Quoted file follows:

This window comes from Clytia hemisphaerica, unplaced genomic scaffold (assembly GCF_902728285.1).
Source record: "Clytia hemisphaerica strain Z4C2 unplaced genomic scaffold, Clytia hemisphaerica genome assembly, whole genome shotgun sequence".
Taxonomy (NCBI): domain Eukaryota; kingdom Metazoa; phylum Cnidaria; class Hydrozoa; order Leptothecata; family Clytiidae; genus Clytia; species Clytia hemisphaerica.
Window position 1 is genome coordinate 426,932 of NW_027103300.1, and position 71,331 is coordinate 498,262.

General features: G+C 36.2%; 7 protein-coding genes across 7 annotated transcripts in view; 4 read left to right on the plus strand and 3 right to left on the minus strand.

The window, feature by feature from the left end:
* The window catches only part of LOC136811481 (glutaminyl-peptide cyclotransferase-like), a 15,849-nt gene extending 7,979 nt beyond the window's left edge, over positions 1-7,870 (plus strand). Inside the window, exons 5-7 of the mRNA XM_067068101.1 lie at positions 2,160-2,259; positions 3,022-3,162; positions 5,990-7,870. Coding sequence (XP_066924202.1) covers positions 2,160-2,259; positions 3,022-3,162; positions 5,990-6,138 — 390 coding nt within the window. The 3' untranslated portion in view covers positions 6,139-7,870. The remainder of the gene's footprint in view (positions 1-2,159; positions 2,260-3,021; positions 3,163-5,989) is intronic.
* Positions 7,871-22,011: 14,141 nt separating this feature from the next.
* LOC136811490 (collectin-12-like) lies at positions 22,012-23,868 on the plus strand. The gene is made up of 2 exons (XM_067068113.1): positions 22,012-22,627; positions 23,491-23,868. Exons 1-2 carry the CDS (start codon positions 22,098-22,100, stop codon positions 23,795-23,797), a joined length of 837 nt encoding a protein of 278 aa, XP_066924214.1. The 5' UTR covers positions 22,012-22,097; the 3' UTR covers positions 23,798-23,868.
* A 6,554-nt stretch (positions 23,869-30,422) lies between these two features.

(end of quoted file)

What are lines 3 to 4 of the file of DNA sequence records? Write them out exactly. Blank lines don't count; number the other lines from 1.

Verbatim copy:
Taxonomy (NCBI): domain Eukaryota; kingdom Metazoa; phylum Cnidaria; class Hydrozoa; order Leptothecata; family Clytiidae; genus Clytia; species Clytia hemisphaerica.
Window position 1 is genome coordinate 426,932 of NW_027103300.1, and position 71,331 is coordinate 498,262.